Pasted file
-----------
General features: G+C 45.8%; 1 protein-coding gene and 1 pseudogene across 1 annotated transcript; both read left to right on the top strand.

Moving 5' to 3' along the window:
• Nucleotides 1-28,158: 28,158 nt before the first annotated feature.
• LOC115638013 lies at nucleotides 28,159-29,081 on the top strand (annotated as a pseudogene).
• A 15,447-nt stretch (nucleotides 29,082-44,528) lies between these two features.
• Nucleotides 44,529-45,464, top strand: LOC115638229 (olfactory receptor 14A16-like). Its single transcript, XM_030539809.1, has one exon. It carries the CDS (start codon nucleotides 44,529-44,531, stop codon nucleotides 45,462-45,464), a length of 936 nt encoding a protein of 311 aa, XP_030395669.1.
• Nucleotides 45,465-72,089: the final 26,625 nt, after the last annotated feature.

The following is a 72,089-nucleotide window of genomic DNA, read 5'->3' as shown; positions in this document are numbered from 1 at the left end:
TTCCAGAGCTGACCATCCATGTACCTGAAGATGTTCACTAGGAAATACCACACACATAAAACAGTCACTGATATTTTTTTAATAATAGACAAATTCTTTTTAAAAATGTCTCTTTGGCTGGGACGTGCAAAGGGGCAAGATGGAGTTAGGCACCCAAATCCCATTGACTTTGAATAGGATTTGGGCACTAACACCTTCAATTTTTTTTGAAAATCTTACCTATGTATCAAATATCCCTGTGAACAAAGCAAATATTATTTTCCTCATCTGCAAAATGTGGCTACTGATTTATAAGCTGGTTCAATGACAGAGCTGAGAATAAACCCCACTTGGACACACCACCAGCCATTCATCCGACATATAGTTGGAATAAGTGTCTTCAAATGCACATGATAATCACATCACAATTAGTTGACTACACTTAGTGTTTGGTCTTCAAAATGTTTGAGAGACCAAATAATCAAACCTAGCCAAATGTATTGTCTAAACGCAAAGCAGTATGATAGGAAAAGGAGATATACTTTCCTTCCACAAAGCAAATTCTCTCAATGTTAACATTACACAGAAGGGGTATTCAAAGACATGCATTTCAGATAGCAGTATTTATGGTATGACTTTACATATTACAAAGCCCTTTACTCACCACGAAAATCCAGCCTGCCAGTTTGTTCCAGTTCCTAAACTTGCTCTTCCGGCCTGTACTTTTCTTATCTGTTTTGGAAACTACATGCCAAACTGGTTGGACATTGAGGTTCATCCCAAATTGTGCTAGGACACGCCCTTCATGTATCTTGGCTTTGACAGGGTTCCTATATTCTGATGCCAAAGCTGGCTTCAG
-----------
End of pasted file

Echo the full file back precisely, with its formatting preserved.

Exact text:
General features: G+C 45.8%; 1 protein-coding gene and 1 pseudogene across 1 annotated transcript; both read left to right on the top strand.

Moving 5' to 3' along the window:
• Nucleotides 1-28,158: 28,158 nt before the first annotated feature.
• LOC115638013 lies at nucleotides 28,159-29,081 on the top strand (annotated as a pseudogene).
• A 15,447-nt stretch (nucleotides 29,082-44,528) lies between these two features.
• Nucleotides 44,529-45,464, top strand: LOC115638229 (olfactory receptor 14A16-like). Its single transcript, XM_030539809.1, has one exon. It carries the CDS (start codon nucleotides 44,529-44,531, stop codon nucleotides 45,462-45,464), a length of 936 nt encoding a protein of 311 aa, XP_030395669.1.
• Nucleotides 45,465-72,089: the final 26,625 nt, after the last annotated feature.

The following is a 72,089-nucleotide window of genomic DNA, read 5'->3' as shown; positions in this document are numbered from 1 at the left end:
TTCCAGAGCTGACCATCCATGTACCTGAAGATGTTCACTAGGAAATACCACACACATAAAACAGTCACTGATATTTTTTTAATAATAGACAAATTCTTTTTAAAAATGTCTCTTTGGCTGGGACGTGCAAAGGGGCAAGATGGAGTTAGGCACCCAAATCCCATTGACTTTGAATAGGATTTGGGCACTAACACCTTCAATTTTTTTTGAAAATCTTACCTATGTATCAAATATCCCTGTGAACAAAGCAAATATTATTTTCCTCATCTGCAAAATGTGGCTACTGATTTATAAGCTGGTTCAATGACAGAGCTGAGAATAAACCCCACTTGGACACACCACCAGCCATTCATCCGACATATAGTTGGAATAAGTGTCTTCAAATGCACATGATAATCACATCACAATTAGTTGACTACACTTAGTGTTTGGTCTTCAAAATGTTTGAGAGACCAAATAATCAAACCTAGCCAAATGTATTGTCTAAACGCAAAGCAGTATGATAGGAAAAGGAGATATACTTTCCTTCCACAAAGCAAATTCTCTCAATGTTAACATTACACAGAAGGGGTATTCAAAGACATGCATTTCAGATAGCAGTATTTATGGTATGACTTTACATATTACAAAGCCCTTTACTCACCACGAAAATCCAGCCTGCCAGTTTGTTCCAGTTCCTAAACTTGCTCTTCCGGCCTGTACTTTTCTTATCTGTTTTGGAAACTACATGCCAAACTGGTTGGACATTGAGGTTCATCCCAAATTGTGCTAGGACACGCCCTTCATGTATCTTGGCTTTGACAGGGTTCCTATATTCTGATGCCAAAGCTGGCTTCAG